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Sep 05

Next stop, Sighisoara

It was about 8.00am when this Jamaican train conductor sticks his head into our compartment. “Sighisoara? It’s the next stop. 9.30am.” There was at least one more hour of sleep left in the journey, so I just rolled over and shut my eyes.

We woke up at about 9.00am to the sight of Romania rolling by through the window. Romania is much more like the Eastern Europe I envisioned it to be. Cornfields dotted the landscape, occasionally punctuated by small villages which were composed of a group of dilapidated buildings with cracked walls, broken windows and little old gypsy women sweeping pathways with brooms made of sticks. Transylvania was misted over and the hills in the distance took on a hazy, dreamy and soothing complexion as we neared our destination.

The train chugged to an abrupt stop at 9.35am. At this time Dorian and I were still struggling with our backpacks in our cabin, so we had to make haste. We stumbled into the impossibly narrow train corridor where another train conductor inquired, “Sighisoara?” and pointed towards the exit on the other side of the carriage. I just nodded and made a beeline for the door. In the way were pieces of luggage and passengers bound for Bucharest, puffing on early morning ciggies. I can only assume they were still half-asleep because most of them inconsiderately refused to move out of the way, so we just brushed unapologetically past them and if our backpacks maimed them along the way, so be it.

When we got to the vestibule area, the train door was shut. “What the hell do we do?” Dorian asked. I managed to open the door, and just as I did so, the train started chugging forward again. “Shit! Jump!” Dorian yelled, and I readily obliged.

“Ah, nothing like a drama to start the day. At least we made it. Ok, let’s find our hostel.” Oblivious to the lack of signs identifying the train station, I forged onwards, not noticing Dorian becoming increasingly bewildered. I must have been distracted by the small gypsy boy who was after my bottle of peach iced tea. Sighisoara looked like it was in bad shape, with deserted streets and the same dilapidated buildings we’d seen on the train.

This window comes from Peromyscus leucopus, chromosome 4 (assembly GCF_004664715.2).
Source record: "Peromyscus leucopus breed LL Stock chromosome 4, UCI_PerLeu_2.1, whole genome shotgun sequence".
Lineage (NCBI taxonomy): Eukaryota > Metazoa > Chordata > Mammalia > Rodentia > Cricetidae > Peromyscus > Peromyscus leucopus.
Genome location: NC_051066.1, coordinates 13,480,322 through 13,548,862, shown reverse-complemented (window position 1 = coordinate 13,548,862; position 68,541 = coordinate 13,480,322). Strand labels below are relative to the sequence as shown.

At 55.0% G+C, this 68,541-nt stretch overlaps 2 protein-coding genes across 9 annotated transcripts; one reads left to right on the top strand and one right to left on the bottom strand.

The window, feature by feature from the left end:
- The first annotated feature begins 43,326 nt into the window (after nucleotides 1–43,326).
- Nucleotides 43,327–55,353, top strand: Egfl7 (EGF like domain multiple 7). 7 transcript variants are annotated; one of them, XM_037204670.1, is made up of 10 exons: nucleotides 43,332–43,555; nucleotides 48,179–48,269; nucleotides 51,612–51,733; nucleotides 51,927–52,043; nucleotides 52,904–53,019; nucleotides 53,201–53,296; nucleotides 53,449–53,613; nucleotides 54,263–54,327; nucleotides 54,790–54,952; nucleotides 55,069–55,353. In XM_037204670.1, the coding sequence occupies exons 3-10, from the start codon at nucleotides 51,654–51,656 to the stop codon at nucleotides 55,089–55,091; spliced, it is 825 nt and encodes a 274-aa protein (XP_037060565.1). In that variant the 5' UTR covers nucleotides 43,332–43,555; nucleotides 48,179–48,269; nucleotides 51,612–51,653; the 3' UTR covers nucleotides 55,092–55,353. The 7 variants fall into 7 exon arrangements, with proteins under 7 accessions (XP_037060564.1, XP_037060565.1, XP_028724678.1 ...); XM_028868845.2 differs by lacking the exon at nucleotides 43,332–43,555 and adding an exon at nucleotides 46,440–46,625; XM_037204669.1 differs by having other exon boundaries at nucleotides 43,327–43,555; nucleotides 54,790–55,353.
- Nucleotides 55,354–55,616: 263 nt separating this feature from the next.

Out on the main street, the road signs weren’t quite matching up with what was in the Lonely Planet. The hostel was only meant to be 50m from the train station, but nothing resembling accommodation was in eyesight. Dorian observed that we had passed several buildings along the way marked with “Medias”.

“Uh, I think we might be in the wrong city.”
“Can’t be!” I replied. A few seconds later, we decided to head back to the train station information office to ask, somewhat sheepishly, “Where are we?”
The answer came back as dreaded, “Medias.”

Turns out we had jumped off the train about 35km too early and were in the village of Medias, a village which was noticeably absent from the Lonely Planet.

Luckily, there was an old regional train bound for Sighisoara only half an hour afterwards, and we finally reached our destination, slightly shaken, but otherwise fine.

Romanian Currency
One of the reasons why I refused to believe that we had got off at the wrong stop even though the streets weren’t matching those in the LP’s map was that sometimes the LP is out of date. We bought a copy of the Eastern European LP which was published in February of this year. When we got into Sighisoara for real, we went to the ATM. I was all ready to withdraw 10 million lei but I grew suspicious when the highest preset amount offered to me on screen was only 400 lei. I got cold feet and cancelled the transaction.

Turns out, as we discovered on a nearby poster, that only in July the Romanian government had decided to slash four zeroes off their currency. Had I not cancelled, I would have been attempting to withdraw about A$400,000.